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In addition to the export trade proper, the United States supplies by sea a small tonnage to the Territories of Alaska, Hawaii, and Porto Rico. As shown in Table 75, the movement to Alaska is relatively steady but that to Hawaii and Porto Rico fluctuates within wide limits. In 1923, 34,000 net tons was shipped coast wise to Alaska, 25,000 tons to Hawaii, and 49,000 tons to Porto Rico. The competition of fuel oil is suggested by the marked decline in the movement to Porto Rico. As late as 1917, 125,000 tons was shipped to Porto Rico, or five times the figure for 1923.

TABLE 75.-Shipments of coal to Alaska, Hawaii, and Porto Rico, 1910–1923, in

net tons

[Compiled from records of the Bureau of Foreign and Domestic Commerce)

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WORLD'S PRODUCTION OF COAL From the information thus far available, the world's production of coal in 1923 appears the greatest on record. The total output, according to the official figures for the principal countries supplemented by preliminary returns for certain others from which more accurate data may later be obtained, is 1,360,000,000 metric tons. This is 4,000,000 tons more than the accepted figure for 1917, and 18,000,000 tons more than the accepted figure for 1913.

It is indeed significant of the economic disorganization wrought by the war that the output five years after the armistice should still be barely what it was before the war broke out, because normally the world's production of coal increases by leaps and bounds. In the 20 years preceding 1914 the average annual increase was 38,000,000 tons. Even with allowance for the big increase in the production of petroleum and the substitution of fuel oil for coal, it is apparent that the normal growth in the world's consumption of energy has been retarded by the war.

A feature of the changes brought by the war was a shift in the relative importance of the principal producing countries. The leadership of the United States became even more apparent as the production of Europe gradually declined. From 38.6 per cent of the world's total in 1913, the share of the United States rose to 46.3 per cent in 1918, and even in `1923 it was nearly 44 per cent.

The great event of the year 1923, however, was the occupation of the Ruhr by the French and Belgians and the consequent paralysis of the chief source of German production. From 129,964,000 tons in 1922 the output of bituminous coal in Germany dropped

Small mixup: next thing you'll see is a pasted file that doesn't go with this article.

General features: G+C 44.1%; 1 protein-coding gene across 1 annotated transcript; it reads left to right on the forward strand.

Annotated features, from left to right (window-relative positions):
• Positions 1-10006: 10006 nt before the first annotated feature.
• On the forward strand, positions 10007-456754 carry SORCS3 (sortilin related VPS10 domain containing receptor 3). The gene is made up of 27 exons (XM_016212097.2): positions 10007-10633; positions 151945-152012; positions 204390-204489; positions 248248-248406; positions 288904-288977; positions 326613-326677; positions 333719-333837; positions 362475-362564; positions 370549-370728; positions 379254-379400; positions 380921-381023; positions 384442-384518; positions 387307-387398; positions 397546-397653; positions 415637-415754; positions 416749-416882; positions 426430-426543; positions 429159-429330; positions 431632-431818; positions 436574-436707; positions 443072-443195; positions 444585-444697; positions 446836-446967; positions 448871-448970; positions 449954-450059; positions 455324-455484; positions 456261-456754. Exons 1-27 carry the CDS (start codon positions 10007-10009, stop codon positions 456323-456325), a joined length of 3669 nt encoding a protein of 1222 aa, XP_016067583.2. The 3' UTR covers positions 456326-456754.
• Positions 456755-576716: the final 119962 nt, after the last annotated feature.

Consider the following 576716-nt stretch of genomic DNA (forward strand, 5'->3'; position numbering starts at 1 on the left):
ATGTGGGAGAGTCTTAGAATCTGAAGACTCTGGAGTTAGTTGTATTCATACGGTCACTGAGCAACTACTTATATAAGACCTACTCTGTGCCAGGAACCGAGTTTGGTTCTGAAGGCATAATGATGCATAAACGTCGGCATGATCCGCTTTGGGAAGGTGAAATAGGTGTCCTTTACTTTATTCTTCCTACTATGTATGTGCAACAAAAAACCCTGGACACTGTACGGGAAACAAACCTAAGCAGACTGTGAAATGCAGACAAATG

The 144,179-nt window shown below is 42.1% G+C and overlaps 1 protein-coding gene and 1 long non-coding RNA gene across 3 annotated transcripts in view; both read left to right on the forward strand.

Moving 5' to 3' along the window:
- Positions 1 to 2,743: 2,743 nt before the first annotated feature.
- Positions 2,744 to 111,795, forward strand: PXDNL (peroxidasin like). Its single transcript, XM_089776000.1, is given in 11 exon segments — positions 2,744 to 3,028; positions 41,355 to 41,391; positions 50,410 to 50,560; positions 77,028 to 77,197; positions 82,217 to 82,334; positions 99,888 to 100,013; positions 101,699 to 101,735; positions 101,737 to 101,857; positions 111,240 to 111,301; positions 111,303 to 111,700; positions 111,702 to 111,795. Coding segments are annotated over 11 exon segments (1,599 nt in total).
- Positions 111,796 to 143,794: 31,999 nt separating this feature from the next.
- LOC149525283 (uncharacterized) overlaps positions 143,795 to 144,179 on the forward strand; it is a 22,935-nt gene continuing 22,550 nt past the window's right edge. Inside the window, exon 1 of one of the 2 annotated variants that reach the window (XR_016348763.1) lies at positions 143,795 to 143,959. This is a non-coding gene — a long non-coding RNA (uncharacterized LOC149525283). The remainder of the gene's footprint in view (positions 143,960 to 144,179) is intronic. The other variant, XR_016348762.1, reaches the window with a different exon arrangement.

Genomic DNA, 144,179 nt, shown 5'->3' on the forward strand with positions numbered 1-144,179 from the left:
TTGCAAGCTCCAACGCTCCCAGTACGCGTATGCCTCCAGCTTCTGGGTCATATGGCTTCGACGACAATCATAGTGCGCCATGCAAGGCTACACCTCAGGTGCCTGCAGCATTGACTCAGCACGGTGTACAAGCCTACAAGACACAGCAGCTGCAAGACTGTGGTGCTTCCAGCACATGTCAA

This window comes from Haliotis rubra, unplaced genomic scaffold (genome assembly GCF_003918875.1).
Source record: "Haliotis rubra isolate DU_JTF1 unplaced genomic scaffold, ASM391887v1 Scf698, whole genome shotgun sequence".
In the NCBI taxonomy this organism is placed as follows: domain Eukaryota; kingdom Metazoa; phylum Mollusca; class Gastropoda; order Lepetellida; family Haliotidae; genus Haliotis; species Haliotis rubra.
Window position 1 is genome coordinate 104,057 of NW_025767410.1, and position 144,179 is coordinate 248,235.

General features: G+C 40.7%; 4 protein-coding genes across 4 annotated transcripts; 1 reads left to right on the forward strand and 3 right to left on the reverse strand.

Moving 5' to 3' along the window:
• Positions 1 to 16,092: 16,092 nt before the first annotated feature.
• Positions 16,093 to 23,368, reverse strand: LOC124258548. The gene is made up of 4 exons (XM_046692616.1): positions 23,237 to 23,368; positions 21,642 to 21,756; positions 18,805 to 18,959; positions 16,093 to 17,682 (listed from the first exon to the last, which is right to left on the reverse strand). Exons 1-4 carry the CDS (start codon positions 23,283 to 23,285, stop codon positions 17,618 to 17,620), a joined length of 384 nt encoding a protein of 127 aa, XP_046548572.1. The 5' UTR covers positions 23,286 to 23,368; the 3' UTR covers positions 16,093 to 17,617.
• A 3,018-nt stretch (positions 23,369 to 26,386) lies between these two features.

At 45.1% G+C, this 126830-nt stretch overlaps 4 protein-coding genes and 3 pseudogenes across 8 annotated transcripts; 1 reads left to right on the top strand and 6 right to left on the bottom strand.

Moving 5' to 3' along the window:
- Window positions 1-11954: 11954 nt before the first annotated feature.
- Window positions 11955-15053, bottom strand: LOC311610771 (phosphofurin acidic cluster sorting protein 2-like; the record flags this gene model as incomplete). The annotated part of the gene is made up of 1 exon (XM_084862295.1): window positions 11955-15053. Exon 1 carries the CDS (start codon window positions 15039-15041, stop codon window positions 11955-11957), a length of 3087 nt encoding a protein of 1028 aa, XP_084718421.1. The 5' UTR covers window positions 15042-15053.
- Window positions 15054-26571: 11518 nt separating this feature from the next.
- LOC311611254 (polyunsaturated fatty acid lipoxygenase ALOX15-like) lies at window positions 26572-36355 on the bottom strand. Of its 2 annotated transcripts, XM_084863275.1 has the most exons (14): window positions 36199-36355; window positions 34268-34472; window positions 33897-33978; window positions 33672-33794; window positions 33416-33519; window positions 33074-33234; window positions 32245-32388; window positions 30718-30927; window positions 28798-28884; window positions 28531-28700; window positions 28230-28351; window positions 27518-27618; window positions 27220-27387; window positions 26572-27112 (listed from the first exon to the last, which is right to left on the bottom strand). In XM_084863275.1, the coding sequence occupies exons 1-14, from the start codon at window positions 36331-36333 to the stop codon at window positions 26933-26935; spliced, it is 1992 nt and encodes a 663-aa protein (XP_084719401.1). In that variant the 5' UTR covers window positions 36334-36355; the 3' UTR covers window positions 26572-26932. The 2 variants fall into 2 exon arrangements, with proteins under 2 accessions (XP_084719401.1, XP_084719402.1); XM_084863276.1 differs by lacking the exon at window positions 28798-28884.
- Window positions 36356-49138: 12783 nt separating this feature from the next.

to 62,316,000 tons in 1923. The output of lignite, though less affected by the occupation, also declined. The stoppage of shipments from the Ruhr greatly increased the demand for coal from other sources. The output of Great Britain, in particular, was stimulated and rose to 280,430,000 metric tons, an increase of nearly 30,000,000 tons over 1922 and the largest figure recorded since the war began.

The following table has been compiled from the official reports of the several countries, supplemented by trade information, by W. I. Whiteside, under the direction of B. L. Johnson. The unit of measurement is the metric ton of 2,204.6 pounds, which can best be remembered by the American reader as roughly equivalent to the long or gross ton. The term “coal" as used by the Geological Survey includes lignite, and the production for the world is simply the total of the quantities reported, no attempt being made to reduce the statistics for inferior coals to an equivalent tonnage of coals of higher rank. Where possible, however, lignite is shown separately.

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TABLE 77.Coal produced in the principal countries of the world, 1920–1923

[In metric tons of 2,204.6 pounds)


12, 163,804 3, 249, 105

2,117 1, 251, 541 84,675, 512, 161,779

$24, 154 1,164,033 23,000 • 13,050

157, 630 2,685,467 22, 922, 340

12,347, 251
16, 265,
37, 682,335

861, 435 62, 316, 134 118, 784,997 9, 192, 275

125,000 7, 709, 775

173, 700 953, 480 5,595, 478

54, 185 36, 269, 032

153, 565 2, 521, 303 114,504, 300 5,971, 446

394, 258 340, 942 419, 569

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280, 430, 369

4,001, 265 19,955,000

279, 973

322, 994 19,973, 285

1,056, 921 30, 417, 012

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3,562 65,000 173, 422 560,000

620 10, 810, 827